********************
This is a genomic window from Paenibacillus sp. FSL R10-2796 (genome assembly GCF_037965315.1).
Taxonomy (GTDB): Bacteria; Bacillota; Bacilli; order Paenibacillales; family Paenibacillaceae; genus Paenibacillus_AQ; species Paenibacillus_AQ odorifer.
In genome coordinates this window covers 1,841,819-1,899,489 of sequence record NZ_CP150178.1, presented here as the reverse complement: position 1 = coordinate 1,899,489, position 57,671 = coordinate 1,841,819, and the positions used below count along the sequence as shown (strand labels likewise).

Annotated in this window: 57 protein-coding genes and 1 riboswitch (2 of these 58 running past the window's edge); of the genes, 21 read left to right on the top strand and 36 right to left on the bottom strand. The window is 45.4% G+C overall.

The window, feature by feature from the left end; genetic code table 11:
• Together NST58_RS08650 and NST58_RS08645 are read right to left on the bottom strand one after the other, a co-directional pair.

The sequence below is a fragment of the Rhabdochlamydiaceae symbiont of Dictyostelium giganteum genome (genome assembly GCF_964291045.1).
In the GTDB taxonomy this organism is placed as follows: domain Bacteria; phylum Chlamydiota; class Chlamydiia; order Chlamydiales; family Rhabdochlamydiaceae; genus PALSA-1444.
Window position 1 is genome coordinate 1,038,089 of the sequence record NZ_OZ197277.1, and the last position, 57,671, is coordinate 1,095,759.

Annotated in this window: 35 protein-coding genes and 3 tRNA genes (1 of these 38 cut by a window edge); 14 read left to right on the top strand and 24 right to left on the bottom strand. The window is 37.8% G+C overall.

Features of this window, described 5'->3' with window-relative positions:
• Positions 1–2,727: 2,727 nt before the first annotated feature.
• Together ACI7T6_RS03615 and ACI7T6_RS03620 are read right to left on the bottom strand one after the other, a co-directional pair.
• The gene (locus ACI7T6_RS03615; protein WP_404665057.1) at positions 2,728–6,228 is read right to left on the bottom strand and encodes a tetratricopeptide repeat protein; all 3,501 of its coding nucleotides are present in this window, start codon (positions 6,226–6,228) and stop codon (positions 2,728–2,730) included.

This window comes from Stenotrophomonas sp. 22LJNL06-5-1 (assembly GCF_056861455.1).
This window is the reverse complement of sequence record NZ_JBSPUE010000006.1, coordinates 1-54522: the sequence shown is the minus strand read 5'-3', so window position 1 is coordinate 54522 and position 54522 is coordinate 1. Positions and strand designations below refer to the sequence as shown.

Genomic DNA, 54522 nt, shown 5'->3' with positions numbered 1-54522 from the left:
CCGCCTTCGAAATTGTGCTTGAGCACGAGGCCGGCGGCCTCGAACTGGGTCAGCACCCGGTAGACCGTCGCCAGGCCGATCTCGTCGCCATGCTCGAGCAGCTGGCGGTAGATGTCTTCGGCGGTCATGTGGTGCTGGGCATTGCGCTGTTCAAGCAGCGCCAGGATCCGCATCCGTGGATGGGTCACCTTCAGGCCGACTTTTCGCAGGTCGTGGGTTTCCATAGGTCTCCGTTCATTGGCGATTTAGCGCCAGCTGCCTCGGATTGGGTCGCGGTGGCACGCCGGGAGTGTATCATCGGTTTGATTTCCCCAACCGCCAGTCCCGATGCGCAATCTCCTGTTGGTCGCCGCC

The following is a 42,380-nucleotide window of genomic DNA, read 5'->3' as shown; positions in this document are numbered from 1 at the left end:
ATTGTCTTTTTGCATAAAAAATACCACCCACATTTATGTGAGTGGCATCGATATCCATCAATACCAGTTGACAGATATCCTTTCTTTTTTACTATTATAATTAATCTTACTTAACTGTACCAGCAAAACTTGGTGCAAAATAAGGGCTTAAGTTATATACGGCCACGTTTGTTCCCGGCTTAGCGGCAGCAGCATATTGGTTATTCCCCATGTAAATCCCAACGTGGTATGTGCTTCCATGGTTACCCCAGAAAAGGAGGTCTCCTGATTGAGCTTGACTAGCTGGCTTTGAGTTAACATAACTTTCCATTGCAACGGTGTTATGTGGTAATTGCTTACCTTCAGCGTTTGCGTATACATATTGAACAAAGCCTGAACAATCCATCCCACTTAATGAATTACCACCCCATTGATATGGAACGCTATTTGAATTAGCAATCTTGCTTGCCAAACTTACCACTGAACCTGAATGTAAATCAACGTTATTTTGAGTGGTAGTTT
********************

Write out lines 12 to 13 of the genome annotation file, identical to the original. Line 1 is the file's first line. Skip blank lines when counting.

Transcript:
• Positions 1–2,727: 2,727 nt before the first annotated feature.
• Together ACI7T6_RS03615 and ACI7T6_RS03620 are read right to left on the bottom strand one after the other, a co-directional pair.